Global risk sell-off buoys US Dollar

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29 October 2018


The global flight from risk continued last week. Equity markets fell sharply, and the significant fall in US Treasury yields that we have seen since last month’s highs is providing little support to global risk sentiment, for now.

conomic data appears to have taken a soft turn lately; in particular, the Eurozone PMIs of economic activity tumbled unexpectedly, further damaging market sentiment. This time the US Dollar behaved as a risk haven amid investor nervousness, rising against every G10 currency, save the Japanese Yen.

This week, Eurozone inflation on Wednesday and the US monthly payrolls report for October will be the main macroeconomic news for FX markets. In addition, currency traders will be keeping one eye on the developments in risk markets and the headlines surrounding the Italian budget conflict, including the widening spreads between Italian debt and that of the rest of the Eurozone.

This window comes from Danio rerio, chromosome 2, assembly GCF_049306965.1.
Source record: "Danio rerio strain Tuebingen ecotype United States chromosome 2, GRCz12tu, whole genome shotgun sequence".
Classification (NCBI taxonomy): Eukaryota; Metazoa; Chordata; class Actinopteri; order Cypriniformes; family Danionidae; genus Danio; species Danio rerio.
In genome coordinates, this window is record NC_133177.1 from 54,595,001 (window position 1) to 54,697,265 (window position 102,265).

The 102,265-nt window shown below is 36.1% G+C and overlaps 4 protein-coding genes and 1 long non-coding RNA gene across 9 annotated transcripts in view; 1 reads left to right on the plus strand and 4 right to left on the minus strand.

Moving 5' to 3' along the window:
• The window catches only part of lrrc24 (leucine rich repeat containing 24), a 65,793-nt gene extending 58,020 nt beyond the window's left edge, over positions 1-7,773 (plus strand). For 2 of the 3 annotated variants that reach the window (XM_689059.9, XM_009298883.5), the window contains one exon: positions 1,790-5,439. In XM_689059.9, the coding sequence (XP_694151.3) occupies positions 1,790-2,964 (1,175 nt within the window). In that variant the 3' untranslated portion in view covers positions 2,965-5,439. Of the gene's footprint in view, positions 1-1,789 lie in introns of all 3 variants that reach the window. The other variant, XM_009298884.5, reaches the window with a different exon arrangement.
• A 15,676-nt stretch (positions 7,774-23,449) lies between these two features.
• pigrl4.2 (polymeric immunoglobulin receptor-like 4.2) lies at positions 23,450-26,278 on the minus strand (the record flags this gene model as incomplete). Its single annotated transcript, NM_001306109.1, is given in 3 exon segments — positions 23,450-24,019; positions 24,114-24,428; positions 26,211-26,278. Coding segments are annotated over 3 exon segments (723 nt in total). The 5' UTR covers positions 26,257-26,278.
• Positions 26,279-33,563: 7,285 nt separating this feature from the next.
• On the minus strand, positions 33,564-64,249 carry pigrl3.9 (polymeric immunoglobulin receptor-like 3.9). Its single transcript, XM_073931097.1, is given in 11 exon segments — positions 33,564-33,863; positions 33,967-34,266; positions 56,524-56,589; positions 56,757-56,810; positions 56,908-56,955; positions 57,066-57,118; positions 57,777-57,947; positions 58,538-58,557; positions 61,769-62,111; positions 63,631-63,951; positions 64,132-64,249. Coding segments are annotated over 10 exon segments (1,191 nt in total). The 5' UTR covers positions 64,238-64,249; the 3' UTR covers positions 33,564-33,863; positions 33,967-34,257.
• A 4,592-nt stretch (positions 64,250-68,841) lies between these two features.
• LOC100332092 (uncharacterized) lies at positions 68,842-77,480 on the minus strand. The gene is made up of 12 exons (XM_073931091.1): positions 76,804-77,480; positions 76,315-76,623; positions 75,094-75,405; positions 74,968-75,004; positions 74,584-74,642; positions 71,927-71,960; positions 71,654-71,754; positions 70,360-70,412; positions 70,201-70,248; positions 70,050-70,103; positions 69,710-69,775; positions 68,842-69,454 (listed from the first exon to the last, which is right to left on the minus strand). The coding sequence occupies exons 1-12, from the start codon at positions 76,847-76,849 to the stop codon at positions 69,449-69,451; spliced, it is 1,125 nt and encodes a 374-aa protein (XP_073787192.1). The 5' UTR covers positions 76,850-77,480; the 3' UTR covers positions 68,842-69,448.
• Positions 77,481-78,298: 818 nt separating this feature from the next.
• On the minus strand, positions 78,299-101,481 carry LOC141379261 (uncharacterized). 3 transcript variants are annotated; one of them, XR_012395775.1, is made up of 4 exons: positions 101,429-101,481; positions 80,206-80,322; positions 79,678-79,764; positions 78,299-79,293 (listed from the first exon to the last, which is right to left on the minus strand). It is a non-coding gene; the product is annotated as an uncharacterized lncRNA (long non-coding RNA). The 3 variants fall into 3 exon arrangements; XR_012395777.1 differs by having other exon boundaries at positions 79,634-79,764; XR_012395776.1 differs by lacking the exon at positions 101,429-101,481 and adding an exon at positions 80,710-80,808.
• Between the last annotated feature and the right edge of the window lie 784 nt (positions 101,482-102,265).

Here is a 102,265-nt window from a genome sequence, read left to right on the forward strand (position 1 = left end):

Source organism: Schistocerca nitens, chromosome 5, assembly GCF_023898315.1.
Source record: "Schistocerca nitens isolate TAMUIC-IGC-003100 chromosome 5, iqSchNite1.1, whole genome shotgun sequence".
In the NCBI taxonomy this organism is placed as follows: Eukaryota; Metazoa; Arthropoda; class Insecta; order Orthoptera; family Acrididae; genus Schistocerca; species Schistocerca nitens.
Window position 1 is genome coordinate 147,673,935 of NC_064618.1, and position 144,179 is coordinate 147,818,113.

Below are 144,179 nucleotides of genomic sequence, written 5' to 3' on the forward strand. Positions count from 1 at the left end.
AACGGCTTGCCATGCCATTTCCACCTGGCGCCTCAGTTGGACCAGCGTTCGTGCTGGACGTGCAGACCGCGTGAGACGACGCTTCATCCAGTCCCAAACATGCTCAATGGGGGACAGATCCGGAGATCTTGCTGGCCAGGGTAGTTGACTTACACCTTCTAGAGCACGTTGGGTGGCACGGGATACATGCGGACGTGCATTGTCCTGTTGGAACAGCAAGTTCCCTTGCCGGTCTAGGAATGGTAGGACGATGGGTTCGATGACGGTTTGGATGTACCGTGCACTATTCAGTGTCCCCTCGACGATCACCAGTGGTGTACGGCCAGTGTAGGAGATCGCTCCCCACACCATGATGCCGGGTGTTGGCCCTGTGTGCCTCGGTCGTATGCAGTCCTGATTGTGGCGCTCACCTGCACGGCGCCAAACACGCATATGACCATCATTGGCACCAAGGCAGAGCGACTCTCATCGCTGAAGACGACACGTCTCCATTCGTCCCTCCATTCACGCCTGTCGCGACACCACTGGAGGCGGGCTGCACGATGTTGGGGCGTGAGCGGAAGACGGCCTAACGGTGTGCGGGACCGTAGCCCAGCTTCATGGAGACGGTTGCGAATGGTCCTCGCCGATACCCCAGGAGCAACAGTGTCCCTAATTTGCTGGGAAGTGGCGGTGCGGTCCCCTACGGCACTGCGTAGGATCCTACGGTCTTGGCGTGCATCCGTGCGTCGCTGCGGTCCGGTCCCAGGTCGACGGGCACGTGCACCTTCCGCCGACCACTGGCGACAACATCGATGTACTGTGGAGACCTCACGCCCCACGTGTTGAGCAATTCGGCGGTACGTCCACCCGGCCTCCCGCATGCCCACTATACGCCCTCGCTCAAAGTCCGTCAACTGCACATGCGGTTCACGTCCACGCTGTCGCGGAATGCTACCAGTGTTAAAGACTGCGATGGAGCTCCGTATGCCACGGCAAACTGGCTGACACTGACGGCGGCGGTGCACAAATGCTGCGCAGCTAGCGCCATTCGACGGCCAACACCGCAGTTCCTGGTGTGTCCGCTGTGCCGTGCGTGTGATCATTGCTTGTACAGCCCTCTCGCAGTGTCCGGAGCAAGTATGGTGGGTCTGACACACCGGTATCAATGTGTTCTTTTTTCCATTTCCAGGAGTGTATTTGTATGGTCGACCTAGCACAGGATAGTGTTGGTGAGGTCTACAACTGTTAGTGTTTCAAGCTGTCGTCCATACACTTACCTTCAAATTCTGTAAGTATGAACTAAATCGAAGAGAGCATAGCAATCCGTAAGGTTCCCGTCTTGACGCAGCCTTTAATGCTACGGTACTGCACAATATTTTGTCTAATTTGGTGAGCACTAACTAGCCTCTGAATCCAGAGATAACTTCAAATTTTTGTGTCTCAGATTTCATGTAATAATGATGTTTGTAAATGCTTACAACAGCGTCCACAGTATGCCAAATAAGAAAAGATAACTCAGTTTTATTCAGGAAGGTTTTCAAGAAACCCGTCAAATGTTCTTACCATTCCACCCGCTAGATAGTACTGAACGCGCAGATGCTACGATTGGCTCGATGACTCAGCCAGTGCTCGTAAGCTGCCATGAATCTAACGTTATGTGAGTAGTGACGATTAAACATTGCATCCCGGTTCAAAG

Major currencies in detail


Sterling took the risk sell-off particularly badly last week. In addition to the Dollar rally, leaks that the UK cabinet reached an impasse over what concessions to make to the EU in order to restart the deadlocked Brexit negotiations spooked markets, and the Pound was the worst performing G10 currency last week.

Sterling looks increasingly oversold to us, however. As we go into the Bank of England’s ‘Super Thursday’ announcement, even a mildly hawkish tone of communications from the MPC could trigger a significant rally, particularly if risk sentiment worldwide stabilises this week.


The disappointing PMI business activity data adds to the worries generated by the previous month’s downward surprise in Eurozone inflation. So far, however, the ECB remains unfazed by the weak data. President Draghi made it clear at the ECB’s October meeting last week that he sees the weakness as temporary, and sees no reason to change the central bank’s stance just yet. Regardless, the Euro has not been helped by either the data or the atmosphere of risk aversion, and has broken out of the recent range to the downside against the US Dollar.

In this context, the flash Eurozone inflation release on Wednesday takes on additional importance and will be closely watched by markets.


Economic news out of the US was mixed, though clearly better than in the Eurozone. The backward looking GDP numbers for the third quarter were strong, but more recent housing market activity seems to have taken a tumble as mortgage rates climb.

This week’s payroll report on Friday should settle the question. However, at this point we see no reason to doubt the strength of the US economy. As always, the key data point will be whether labour market tightness is translating into upward pressure on wages.